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This is called 'National Defense'

In 1975, Joseph Heller, author of the timeless classic novel "Catch 22," describes what was bothering him most about the American government at the time. Interestingly, his words then are most pertinent today, and this little-known passage is perhaps the most biting, acerbic, sharp-witted critique of our shameless, unconstitutional policy of domestic spying I have ever had the pleasure of wrapping my head around.

Thank you Joseph Heller, for reminding us of what so many seem to have forgotten. Published by The New York Times, Heller titled this piece, "This is called 'National Defense'" ...

I was a little more perturbed than the next fellow, I’d say, when I learned shortly after his assassination that Martin Luther King’s telephones had been tapped and his living quarters bugged, and that the recorded tapes thus obtained were played many times for the private entertainment of various F.B.I. officials and certain journalists friendly to the F.B.I., who, chortling, all added ribald comments of their own to the personal conversations on which they were eavesdropping so shamelessly.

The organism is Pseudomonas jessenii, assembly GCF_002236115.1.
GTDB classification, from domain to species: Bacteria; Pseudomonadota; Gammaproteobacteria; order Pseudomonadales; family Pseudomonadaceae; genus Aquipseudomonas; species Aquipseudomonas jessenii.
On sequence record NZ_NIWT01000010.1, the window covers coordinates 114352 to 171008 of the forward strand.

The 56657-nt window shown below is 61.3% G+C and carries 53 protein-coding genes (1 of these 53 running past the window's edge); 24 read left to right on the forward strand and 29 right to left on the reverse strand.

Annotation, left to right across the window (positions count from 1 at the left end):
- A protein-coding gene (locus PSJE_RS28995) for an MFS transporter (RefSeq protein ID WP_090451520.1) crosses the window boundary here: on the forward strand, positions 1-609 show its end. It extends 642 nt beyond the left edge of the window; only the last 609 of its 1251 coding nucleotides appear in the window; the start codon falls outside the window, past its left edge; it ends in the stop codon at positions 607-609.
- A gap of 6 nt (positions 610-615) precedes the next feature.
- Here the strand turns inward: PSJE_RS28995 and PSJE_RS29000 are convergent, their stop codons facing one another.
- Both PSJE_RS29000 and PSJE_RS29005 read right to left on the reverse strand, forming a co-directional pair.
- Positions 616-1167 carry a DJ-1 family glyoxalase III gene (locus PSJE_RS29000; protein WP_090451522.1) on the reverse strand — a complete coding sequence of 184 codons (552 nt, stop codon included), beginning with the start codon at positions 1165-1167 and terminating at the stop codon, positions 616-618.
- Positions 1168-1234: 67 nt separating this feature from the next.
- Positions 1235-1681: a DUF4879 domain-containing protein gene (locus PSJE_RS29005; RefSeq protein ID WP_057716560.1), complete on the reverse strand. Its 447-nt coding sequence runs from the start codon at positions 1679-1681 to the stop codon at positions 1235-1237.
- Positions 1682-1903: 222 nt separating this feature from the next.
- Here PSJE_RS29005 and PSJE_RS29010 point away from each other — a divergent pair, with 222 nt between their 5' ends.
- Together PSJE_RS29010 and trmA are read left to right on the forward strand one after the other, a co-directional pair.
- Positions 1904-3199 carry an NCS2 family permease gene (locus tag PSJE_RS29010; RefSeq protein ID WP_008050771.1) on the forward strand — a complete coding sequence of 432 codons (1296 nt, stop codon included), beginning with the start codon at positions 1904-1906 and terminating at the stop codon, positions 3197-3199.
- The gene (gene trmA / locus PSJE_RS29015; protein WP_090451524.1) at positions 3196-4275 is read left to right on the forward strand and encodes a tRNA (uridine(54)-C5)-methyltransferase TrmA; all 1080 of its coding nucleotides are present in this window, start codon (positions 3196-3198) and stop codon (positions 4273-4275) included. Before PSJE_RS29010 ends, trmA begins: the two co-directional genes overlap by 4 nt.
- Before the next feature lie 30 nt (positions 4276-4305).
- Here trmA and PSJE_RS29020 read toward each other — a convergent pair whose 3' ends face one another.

This tapping and bugging of Martin Luther King was carried out by salaried government employees, with the knowledge and consent of some very distinguished people in high public office, not one of whom, it seems, has yet been executed for this trespass, or even imprisoned, discharged, demoted, or censured. This is called national defense.

I wish that all these gentlemen who so gallantly stand for such national defense would begin tapping and bugging each other’s telephones and living quarters and spitting in each other’s soup, and stop interfering with such decent people as Socrates, Martin Luther King, Eugene V. Debs, Galileo, Jesus Christ, and me.

I never express this disapproval aloud, of course. I would not dare mention it at the office or to my closest friend of even whisper it to my wife in the intimacy of our bedroom, because these courageous guardians of our freedom and safety might be bugging me already and would then start spitting in mine. This is called internal security.

I met an F.B.I. man once at a quiet dinner party who had close-cropped hair and obsessive hostility toward pornography and people who smoked marijuana. He looked like an astronaut.

So did his wife.

Genius. Pure genius.


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